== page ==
What type of political ideas might the UK use its growing position to push? When looking back at Britain’s notion of European integration, the emphasis has largely been on widening it while resisting further powers for the central institutions. While the UK has led in a number of areas that have strengthened the EU’s supranational powers and global standing, the overall emphasis has been one stressing intergovernmental cooperation, especially to enhance economic gains. The UK would likely continue to resist supranational solutions, continuing long-standing tensions with institutions such as the European Commission. More recent developments such as the Eurozone – should it survive to mid-century – will develop to reflect the positions of its members and may thus exclude the UK. Nevertheless, should Germany, the key proponent of supranational European integration, be in a weaker position when pushing such an agenda, then British resistance to supranationalism could become a serious impediment.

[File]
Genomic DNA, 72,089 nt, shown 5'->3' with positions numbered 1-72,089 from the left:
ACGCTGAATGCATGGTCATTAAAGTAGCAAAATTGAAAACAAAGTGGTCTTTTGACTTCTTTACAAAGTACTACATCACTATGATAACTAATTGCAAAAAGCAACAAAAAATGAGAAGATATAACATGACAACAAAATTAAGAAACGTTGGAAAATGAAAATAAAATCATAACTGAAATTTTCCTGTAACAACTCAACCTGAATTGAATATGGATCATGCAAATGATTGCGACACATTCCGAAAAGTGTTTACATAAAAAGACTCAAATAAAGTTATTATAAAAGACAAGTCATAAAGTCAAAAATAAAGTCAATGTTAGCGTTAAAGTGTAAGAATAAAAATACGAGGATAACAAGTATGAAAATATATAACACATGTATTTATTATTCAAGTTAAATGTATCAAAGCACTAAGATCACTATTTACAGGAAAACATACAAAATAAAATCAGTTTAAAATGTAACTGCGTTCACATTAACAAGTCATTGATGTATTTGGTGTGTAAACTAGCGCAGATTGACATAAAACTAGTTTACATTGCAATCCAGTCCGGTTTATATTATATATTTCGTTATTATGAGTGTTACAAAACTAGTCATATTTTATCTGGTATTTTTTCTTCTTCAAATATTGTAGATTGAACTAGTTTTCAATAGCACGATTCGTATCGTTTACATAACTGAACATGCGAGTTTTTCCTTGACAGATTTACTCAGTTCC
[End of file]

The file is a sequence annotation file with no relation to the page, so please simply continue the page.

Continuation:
What then might the UK seek for Europe in international affairs and European security? It should hardly be a surprise that the premier organisation for London has always been – and will likely remain – NATO. While Britain is the military and strategic leader of Europe, on many European security matters it can also appear in retreat. British commitments to the Gulf, or the US pivot to East Asia, can appeal to it more than the security of mainland Europe, which come 2019 will no longer be home to British forces following their withdrawal from Germany. However, Russia’s recent behaviour may trigger a rethink. Europe is a live geopolitical concern for the UK. A NATO and EU led by the same power could make Europe not only more stable but also a more effective security actor.

But will the UK have the ways and means to affect change in Europe should it even wish to do so? Germany has been able to draw on its economic power and the appeal of its political, social and economic models, especially in Eastern Europe. Unlike Germany, it is doubtful whether Britain would be prepared to be the EU’s paymaster, either in budget contributions; larger projects such as the Eurozone; or long-standing security commitments to Eastern Europe. The UK also lacks the central geographical place that reinforces Germany’s position as the ‘heart’ of Europe. Geography, growing economic links to markets beyond Europe that draw British attention (and others such as Germany) and a political outlook and interpretation of history that makes it weary of mainland Europeans combine to mean that the British would likely be held back by the detached view they take of themselves in Europe.